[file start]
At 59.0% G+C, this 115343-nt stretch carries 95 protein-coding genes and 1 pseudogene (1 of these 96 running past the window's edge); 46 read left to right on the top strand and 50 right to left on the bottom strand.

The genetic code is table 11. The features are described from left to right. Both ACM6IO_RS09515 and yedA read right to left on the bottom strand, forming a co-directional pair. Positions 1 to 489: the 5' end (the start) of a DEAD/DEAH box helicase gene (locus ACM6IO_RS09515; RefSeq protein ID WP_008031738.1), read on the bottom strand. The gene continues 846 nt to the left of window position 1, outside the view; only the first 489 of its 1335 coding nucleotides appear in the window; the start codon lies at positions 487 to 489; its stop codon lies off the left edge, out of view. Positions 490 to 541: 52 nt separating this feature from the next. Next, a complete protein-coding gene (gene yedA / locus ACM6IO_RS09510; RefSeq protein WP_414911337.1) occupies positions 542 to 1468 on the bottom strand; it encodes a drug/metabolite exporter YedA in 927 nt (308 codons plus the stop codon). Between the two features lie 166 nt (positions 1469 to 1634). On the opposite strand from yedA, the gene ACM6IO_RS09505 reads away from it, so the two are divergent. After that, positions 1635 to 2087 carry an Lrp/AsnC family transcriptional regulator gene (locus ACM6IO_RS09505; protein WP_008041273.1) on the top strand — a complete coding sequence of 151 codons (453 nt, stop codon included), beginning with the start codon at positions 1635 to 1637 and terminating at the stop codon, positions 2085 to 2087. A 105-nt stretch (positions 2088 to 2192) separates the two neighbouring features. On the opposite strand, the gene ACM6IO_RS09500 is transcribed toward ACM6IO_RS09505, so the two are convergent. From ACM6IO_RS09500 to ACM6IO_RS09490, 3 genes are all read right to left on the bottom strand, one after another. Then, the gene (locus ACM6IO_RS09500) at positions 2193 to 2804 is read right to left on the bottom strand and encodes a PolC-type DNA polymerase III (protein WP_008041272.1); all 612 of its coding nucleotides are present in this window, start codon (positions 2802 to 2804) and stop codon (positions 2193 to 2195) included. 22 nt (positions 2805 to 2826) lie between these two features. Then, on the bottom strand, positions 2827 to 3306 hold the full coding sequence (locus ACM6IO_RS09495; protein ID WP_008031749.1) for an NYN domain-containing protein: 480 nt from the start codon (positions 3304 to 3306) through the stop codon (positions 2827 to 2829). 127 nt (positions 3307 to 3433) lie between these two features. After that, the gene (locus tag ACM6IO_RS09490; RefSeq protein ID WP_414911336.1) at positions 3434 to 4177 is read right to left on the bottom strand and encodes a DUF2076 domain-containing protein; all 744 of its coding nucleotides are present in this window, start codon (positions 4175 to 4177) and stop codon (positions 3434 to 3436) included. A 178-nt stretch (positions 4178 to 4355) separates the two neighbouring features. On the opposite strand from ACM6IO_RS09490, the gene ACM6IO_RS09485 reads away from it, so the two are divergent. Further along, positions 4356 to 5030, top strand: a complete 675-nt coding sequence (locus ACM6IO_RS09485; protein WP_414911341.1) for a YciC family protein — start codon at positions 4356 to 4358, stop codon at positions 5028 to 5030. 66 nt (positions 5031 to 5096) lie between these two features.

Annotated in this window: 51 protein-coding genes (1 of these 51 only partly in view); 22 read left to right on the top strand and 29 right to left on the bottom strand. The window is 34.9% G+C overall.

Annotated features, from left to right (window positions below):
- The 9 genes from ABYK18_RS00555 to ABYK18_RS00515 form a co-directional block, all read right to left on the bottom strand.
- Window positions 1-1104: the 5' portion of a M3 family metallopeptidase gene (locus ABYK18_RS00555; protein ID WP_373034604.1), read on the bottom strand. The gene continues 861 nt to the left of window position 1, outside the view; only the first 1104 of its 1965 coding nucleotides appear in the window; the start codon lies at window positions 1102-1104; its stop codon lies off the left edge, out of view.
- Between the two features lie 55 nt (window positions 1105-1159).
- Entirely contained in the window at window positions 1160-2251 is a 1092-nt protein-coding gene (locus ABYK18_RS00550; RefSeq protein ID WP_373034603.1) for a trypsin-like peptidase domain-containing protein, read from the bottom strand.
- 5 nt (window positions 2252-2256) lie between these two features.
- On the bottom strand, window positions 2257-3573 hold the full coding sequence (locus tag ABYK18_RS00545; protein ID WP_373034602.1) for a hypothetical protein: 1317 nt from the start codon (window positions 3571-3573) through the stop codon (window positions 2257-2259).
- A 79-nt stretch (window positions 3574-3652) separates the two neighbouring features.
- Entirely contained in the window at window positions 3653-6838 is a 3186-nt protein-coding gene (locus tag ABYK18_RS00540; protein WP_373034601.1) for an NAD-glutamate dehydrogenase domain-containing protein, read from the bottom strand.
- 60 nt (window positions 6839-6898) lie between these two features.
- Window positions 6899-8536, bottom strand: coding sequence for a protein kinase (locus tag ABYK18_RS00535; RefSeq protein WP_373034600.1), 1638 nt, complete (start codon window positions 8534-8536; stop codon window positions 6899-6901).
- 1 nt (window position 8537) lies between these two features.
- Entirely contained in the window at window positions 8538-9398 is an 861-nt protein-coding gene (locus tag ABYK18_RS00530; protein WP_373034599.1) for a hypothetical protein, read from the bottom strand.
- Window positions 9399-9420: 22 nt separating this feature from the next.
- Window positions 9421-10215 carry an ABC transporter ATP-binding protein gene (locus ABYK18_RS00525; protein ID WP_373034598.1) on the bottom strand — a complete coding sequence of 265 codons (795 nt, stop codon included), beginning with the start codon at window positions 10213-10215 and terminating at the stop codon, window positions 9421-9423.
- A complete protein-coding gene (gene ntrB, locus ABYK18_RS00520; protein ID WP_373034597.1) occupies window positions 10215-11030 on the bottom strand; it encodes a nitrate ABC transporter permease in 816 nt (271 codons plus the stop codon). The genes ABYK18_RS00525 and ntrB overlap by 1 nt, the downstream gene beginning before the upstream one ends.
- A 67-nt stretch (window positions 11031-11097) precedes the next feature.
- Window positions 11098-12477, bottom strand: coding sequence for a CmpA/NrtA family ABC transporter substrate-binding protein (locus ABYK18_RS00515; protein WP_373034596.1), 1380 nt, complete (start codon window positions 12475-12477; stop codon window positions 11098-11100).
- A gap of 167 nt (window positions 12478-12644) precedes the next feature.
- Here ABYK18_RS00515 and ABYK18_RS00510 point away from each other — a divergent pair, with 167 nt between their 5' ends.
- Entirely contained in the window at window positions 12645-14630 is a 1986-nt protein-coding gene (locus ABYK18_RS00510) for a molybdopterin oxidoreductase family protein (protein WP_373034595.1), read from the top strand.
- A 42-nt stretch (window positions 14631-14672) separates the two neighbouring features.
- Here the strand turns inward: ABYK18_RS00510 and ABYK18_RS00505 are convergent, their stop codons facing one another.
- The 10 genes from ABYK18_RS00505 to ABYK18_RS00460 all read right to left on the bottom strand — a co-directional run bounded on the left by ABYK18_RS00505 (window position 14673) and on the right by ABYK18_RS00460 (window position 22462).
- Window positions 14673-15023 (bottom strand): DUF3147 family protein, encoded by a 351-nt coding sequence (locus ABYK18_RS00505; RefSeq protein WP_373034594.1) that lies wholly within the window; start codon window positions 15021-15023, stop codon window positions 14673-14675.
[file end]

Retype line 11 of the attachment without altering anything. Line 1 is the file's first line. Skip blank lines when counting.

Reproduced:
- A 79-nt stretch (window positions 3574-3652) separates the two neighbouring features.